Nya Sigin, a 14-year-old student from Prior Lake High School, told CNN last month that she was the target of the video, which is currently being investigated by Savage Police, in Minnesota. The investigation was launched after the girl’s older sister and several students from several schools reported her to school officials.

Savage Police Chief Rodney Seurer called the video horrific, hateful and racist, saying such behavior would not be tolerated in the town.

Chioma Osuoha, a student activist who led a solidarity event with the girl and students who suffered from racial incidents, told CNN her “heart went down” and that she was “so angry” when she watched the video for the first time. This prompted her to start working to bring attention to the video and she contacted the girl.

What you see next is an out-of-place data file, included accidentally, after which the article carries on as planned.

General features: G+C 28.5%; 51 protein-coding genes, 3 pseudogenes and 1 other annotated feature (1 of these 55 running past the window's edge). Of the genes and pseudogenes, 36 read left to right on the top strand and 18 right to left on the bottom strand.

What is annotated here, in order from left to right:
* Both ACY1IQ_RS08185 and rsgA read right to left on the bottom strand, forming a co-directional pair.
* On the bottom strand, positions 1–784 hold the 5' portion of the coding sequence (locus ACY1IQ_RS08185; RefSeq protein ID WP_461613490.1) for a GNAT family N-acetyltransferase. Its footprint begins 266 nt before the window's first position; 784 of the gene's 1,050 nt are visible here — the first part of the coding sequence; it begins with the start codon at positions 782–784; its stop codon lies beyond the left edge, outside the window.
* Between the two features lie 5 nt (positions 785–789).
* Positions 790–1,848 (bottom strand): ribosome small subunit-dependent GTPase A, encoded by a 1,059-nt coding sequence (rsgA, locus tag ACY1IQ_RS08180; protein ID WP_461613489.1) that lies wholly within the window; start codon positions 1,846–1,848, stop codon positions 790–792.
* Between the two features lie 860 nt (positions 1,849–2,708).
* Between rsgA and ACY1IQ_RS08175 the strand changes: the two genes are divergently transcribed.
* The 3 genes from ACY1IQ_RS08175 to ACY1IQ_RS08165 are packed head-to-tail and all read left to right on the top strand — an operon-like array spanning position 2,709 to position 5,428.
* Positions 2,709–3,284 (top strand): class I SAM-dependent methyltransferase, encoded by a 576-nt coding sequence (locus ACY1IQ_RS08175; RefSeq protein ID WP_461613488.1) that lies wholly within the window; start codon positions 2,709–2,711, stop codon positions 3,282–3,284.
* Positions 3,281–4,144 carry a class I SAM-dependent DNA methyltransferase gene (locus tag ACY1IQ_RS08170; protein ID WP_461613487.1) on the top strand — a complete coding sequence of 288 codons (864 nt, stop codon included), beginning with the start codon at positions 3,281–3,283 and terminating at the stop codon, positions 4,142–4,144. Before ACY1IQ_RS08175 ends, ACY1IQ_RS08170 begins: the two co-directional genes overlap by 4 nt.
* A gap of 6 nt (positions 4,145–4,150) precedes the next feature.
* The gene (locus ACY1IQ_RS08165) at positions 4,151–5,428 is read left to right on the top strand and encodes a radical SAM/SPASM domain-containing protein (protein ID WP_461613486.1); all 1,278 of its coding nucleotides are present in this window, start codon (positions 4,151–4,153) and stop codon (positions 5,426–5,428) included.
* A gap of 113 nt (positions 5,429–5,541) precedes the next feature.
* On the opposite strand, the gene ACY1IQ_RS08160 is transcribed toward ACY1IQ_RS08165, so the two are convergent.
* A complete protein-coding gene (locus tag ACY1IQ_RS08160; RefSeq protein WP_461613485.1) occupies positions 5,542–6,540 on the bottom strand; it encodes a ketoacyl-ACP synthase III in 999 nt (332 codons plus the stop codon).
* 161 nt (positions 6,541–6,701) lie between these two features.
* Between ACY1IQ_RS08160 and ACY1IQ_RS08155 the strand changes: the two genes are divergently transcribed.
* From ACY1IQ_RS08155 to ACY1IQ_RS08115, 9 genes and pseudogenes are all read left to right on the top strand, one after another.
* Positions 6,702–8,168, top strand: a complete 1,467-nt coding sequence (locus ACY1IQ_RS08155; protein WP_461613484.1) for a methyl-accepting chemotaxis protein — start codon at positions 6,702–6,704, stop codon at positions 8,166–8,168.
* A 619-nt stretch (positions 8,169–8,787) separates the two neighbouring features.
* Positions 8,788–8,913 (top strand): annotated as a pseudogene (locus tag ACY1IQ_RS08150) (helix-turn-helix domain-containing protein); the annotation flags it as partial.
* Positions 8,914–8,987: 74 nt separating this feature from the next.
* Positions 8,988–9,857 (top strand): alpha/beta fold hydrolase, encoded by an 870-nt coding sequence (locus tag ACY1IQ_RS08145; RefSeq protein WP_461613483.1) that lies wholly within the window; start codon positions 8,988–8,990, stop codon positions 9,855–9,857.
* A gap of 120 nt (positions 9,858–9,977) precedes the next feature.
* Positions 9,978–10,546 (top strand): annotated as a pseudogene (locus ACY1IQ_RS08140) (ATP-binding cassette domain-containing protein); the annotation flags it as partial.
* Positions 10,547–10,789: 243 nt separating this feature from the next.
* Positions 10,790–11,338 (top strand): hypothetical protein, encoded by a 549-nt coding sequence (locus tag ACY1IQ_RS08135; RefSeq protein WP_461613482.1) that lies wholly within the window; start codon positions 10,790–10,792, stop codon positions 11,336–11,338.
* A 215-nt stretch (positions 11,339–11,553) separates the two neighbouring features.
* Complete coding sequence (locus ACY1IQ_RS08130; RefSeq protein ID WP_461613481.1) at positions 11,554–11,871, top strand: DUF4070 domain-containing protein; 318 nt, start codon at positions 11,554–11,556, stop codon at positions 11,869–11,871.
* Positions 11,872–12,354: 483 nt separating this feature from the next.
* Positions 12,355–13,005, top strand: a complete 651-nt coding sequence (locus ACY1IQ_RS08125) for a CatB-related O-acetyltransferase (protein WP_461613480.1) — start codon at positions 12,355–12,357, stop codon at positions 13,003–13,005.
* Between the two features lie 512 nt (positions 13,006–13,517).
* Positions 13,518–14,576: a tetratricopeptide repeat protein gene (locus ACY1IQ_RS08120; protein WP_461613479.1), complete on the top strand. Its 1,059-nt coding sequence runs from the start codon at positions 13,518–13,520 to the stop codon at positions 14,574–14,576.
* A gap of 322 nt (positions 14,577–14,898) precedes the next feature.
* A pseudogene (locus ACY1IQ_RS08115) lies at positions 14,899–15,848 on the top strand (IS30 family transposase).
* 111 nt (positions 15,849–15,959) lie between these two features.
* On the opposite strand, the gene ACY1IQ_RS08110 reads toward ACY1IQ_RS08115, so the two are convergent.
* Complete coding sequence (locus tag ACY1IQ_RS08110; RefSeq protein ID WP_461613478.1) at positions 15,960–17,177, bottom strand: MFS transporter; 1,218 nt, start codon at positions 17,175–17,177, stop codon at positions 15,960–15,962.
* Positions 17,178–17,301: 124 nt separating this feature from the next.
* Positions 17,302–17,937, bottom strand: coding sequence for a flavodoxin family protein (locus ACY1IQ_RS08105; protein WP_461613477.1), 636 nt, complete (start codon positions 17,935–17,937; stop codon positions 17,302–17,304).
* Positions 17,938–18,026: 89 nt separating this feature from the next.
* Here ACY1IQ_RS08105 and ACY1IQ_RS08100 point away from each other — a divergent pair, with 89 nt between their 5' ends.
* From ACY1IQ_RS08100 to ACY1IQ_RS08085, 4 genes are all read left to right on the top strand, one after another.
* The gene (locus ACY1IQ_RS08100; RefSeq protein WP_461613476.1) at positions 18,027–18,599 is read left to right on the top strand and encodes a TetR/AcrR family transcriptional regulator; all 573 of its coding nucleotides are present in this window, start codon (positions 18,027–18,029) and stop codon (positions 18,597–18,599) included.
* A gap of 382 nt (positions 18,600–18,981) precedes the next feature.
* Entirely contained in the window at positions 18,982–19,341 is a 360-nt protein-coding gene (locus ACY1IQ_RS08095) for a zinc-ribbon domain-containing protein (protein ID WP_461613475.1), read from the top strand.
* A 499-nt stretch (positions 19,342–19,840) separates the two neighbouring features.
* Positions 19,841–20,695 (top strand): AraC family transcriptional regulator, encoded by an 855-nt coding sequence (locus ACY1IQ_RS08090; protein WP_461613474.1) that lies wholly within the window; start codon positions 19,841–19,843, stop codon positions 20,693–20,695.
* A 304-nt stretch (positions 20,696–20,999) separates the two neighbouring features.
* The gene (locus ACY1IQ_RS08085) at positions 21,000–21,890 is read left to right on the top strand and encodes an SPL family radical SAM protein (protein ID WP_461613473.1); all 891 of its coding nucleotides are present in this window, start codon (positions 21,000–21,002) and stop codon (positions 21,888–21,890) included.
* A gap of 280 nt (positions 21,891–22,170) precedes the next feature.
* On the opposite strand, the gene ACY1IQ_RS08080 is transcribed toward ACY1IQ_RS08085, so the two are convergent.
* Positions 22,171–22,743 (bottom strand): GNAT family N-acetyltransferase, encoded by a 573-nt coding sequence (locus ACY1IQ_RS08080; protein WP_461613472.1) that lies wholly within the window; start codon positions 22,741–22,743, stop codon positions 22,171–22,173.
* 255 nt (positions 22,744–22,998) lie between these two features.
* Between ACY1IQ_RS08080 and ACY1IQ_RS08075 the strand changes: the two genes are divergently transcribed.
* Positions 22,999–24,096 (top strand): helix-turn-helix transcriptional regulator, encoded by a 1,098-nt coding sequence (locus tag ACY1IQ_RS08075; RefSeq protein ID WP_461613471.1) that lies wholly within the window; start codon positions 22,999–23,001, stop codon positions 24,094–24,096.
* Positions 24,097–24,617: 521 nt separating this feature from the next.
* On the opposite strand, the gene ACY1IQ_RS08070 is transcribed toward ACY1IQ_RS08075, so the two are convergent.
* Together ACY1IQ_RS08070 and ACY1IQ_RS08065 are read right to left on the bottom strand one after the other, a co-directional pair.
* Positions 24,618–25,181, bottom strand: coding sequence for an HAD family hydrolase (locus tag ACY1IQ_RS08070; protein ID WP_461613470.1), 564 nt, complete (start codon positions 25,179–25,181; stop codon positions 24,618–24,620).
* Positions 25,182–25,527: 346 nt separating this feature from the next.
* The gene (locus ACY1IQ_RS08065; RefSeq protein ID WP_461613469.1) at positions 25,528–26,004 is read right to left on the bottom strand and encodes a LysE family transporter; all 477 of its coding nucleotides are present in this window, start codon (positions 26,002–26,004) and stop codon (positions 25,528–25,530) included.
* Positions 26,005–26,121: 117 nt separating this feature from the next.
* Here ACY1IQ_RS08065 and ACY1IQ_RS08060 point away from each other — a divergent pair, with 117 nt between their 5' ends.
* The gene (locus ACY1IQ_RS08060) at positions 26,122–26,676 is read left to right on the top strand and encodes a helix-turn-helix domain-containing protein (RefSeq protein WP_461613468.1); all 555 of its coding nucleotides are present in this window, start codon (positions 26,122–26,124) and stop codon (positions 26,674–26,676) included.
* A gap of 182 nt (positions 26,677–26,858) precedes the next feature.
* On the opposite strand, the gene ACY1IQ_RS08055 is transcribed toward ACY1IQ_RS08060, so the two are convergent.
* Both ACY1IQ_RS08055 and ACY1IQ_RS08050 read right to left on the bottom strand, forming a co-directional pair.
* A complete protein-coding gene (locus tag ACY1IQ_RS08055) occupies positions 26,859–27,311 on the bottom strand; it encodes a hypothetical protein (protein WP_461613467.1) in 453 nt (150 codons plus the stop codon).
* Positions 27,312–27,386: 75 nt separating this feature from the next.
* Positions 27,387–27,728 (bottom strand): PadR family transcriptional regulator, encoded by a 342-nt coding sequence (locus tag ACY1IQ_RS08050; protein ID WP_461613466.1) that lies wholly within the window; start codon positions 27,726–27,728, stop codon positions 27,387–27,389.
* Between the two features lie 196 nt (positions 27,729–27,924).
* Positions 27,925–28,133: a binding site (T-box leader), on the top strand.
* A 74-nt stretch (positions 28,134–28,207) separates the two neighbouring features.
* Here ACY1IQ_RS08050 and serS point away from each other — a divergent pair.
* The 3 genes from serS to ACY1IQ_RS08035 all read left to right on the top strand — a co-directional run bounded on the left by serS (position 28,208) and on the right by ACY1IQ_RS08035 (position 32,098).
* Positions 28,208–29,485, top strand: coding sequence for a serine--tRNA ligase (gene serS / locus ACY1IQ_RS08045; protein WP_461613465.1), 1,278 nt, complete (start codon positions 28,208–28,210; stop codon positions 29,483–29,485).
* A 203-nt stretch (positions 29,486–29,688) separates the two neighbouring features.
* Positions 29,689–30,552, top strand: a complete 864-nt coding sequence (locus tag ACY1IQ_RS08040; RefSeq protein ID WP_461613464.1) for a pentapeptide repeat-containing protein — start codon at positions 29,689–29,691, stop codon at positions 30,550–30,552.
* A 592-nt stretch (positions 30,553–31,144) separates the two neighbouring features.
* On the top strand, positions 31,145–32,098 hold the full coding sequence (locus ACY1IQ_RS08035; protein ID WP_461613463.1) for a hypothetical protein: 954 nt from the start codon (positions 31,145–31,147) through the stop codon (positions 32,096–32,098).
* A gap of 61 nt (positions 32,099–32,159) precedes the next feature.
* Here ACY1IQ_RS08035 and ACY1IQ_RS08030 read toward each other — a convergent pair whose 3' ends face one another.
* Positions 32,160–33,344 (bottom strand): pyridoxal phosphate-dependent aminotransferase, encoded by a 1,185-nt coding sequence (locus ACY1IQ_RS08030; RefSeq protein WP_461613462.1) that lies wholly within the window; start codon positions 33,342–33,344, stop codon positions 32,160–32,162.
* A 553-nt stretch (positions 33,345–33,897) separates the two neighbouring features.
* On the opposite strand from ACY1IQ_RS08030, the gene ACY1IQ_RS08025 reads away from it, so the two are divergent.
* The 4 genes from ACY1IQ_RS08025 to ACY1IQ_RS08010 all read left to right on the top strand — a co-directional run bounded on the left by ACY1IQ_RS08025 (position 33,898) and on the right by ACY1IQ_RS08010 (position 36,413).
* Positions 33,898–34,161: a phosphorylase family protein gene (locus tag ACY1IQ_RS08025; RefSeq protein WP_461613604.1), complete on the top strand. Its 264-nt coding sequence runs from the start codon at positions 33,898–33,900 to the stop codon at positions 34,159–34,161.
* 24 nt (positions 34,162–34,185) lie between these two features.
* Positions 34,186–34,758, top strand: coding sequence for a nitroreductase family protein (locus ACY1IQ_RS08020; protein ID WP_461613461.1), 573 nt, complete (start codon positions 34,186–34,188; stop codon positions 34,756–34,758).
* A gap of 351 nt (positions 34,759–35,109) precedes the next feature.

Since the video began to gain local and national attention, there has been a surge of support from students and community members outraged by the video, which Osuoha says shows that many people are ready to discuss race and learn how to be allies.

“The power is in the people, we have to do things in numbers and (I) believe that’s exactly what happened,” said Osuoha, 18.

Minnesota police investigate video of racist rant encouraging black student to kill herself
In Michigan, parents of a 15-year-old black student filed a $ 150 million federal class action lawsuit against school officials on her behalf days after several students protested their school district’s response to the racist messages posted on the walls of the school.

The lawsuit, filed last month in U.S. District Court, argues that black students and their parents “experienced racist, unfair, hurtful and sometimes dangerous interactions” at Bloomfield Hills High School from white staff and students. District officials failed to take action to end racial discrimination, according to the lawsuit.

In a statement, the Bloomfield Hills School District declined to comment “on the details of the pending litigation.”